A Drink of Ice Tea In the Summer of “66”


It was a typical hot, muggy Maryland August afternoon in 1966 when my friends and I, all about 10 years old, got together at the Wieneke’s “ballpark” to play baseball. All the regulars were there, Rich, Dave, Darrel, Harold, Chip, Brian and many others. We had been playing for a number of hours when Mrs. Wieneke called to us, telling us that she had cold drinks for us and that she would put them on the back porch table. We soon stopped playing ball and made our way to the back of the house. There on the table was what appeared to be lemonade. The glasses were filled to the brim with ice and my thirst was ravenous. As I picked up one of the glasses, it became apparent to me that it wasn’t lemonade after all but cold ice tea. I don’t know what came over me. I guess you could say the spirit was strong but my young flesh was weak. I gulped down the delicious drink like a dying man stranded in the desert. Nothing was said at the time, but I knew the other boys were very much aware that drinking tea was against my Mormon religion. We went back to playing baseball and the day became, in history, like any other day in the life of a ten-year-old boy. It was uneventful and soon to be forgotten…or was it?

I had never forgotten that day in my mind, because it was the only time that I had knowingly broken the “Word of Wisdom”, my religious health code of honor. I had long since placed the “Ice Tea Incident” in the Siberian outskirts of my memory. The memory of my breach was still there in my mind, but best banished to the cobwebs of my remembrance. Nine years later I sat in my living room enjoying the last night at home with family before leaving the next morning for my full-time church mission to Argentina. Suddenly the doorbell rang and when I opened the door, it was a number of my childhood friends that I had grown up along with other high school friends.  I invited them in and we sat around talking about my upcoming mission. They were supportive and asked a lot of questions. After a while, we started reminiscing about the “good old times”, about lost loves, high school teachers, sports etc. As we talked about childhood experiences, one of my friends, I can’t remember which, said, “Hey Scott, do you remember the time you drank that glass of ice tea at the Wienekes?” He didn’t say it accusingly; he just said it! A couple of the guys laughed. I don’t know if it was noticeable, but my face felt like it went beet red and I quickly changed the subject. Nothing more was said about the “tea” incident. I guess that one sentence said it all.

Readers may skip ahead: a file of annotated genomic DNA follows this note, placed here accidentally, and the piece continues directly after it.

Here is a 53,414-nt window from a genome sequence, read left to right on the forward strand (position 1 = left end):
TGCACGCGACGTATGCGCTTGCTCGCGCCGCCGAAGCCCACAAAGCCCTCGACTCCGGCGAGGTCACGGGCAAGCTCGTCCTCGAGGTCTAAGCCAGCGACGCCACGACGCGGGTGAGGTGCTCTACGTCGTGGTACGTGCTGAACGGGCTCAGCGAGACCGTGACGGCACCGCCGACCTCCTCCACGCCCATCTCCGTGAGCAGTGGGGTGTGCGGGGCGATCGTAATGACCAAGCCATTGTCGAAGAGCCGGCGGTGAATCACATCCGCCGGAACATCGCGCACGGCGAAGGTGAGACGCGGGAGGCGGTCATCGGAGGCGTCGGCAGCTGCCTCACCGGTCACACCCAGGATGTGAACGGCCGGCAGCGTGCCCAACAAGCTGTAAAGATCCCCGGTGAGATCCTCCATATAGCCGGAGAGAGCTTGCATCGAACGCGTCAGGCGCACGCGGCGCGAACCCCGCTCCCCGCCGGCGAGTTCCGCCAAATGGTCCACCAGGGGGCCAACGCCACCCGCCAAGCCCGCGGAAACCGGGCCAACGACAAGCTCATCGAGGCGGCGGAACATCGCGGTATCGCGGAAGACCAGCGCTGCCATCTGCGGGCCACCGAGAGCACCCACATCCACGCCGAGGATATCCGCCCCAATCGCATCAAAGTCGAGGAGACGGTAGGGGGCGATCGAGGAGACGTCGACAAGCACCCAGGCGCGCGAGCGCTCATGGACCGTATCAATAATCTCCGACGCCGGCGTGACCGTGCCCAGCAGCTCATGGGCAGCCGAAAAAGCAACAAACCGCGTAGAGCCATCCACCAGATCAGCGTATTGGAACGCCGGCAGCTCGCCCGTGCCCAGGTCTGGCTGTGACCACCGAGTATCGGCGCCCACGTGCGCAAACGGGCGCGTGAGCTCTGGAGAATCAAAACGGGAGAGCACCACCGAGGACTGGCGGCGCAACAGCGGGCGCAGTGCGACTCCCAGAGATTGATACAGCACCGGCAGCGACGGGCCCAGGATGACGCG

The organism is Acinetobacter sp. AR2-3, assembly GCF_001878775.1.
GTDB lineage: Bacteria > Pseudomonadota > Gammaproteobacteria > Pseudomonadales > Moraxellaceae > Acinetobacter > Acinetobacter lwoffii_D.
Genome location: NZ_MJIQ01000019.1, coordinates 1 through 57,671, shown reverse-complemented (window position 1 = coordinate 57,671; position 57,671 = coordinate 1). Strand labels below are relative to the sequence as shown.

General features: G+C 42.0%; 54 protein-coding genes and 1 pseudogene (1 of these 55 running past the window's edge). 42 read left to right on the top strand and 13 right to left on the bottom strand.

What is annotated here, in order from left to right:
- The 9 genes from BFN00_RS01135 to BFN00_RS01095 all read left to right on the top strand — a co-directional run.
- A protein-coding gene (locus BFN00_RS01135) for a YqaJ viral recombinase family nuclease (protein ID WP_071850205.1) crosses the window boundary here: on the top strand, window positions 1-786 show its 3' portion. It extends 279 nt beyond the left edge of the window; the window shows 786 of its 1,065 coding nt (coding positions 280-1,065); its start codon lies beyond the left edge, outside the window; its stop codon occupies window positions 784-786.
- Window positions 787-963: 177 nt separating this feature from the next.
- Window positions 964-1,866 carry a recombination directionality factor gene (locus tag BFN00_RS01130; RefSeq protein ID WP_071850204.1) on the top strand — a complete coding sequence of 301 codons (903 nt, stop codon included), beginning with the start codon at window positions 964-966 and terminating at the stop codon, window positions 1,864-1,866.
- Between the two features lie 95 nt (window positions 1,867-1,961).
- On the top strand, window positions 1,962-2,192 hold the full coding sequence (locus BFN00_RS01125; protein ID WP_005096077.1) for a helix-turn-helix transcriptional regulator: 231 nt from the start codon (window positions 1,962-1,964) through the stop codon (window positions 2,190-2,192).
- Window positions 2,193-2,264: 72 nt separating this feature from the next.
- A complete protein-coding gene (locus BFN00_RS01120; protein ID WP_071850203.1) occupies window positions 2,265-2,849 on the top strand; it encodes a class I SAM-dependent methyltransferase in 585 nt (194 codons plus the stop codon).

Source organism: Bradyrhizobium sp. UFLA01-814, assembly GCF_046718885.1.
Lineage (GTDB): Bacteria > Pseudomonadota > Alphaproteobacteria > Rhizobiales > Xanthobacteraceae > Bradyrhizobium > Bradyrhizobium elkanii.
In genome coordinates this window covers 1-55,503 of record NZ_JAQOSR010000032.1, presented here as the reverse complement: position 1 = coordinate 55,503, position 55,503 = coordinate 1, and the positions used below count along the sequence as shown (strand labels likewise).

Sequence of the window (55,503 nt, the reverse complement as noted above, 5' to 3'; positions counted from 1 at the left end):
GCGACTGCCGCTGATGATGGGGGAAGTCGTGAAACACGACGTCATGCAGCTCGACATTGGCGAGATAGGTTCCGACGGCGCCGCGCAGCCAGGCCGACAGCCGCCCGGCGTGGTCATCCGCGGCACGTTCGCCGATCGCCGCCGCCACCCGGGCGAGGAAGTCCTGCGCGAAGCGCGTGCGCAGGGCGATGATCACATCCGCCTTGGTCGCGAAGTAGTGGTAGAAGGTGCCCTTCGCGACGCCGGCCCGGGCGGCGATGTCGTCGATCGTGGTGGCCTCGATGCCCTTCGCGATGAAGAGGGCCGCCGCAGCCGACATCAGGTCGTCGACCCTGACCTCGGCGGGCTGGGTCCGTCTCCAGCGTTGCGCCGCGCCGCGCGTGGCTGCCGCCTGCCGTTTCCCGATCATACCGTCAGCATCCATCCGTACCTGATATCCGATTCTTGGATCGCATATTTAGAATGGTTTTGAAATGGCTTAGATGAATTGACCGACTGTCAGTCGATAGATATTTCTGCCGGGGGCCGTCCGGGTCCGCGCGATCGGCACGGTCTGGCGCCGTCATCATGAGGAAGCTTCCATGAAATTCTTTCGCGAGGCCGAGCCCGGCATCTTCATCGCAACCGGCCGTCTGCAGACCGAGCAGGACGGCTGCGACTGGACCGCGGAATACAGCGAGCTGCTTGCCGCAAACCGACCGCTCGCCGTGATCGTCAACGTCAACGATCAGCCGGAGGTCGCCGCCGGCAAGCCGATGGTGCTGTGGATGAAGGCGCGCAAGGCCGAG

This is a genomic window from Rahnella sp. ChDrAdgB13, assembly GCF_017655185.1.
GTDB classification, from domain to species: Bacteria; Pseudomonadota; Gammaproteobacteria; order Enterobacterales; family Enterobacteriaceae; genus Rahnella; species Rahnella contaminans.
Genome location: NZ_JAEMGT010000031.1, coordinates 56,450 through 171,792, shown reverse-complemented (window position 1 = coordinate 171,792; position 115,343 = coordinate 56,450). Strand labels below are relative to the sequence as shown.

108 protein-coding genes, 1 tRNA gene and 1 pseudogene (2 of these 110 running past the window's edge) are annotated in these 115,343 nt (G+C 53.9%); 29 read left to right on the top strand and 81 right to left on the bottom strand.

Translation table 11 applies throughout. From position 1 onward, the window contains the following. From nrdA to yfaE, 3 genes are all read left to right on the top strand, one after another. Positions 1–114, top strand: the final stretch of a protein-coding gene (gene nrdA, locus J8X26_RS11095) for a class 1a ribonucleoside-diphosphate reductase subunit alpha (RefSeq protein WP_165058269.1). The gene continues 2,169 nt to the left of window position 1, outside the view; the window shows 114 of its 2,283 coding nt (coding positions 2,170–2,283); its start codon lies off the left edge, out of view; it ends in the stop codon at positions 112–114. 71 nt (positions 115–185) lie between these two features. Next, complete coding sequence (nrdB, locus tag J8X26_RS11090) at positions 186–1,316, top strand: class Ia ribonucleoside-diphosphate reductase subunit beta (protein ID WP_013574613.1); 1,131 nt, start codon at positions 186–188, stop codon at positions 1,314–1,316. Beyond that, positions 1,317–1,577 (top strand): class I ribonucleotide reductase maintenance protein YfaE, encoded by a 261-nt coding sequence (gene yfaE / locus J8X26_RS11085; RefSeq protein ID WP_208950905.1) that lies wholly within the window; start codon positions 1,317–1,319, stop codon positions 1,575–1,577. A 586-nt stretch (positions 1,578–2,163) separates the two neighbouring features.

Eventually my friends departed and I was left with the haunting evidence that I had failed as an example that summer day so many years before. Yes, it was only a glass of ice tea; nothing too serious. And after all, I was only ten years old! Still, I learned a very valuable lesson that night. Nine years had come and gone. Nothing was said at the time I drank the ice tea; no nothing at all until that night. But it is still remarkable to me that another kid would see me drink that tea and remember it nine years later! What does that say about the power of example?

Christ said, “Ye are the light of the world. A city that is set on a hill cannot be hid.” (Matthew 5:14) Indeed, I learned that last night home that people closely watch our actions. If we have high standards, they expect that we will uphold them. May we remember who we are at all times and in all places! You wouldn’t think that a ten-year-old boy, drinking one glass of ice tea, would have any real significance in anyone’s life. Apparently it did for at least one of my friends. He clearly remembered a “slip” I had made, on a long ago hot humid afternoon in the summer of “66”.


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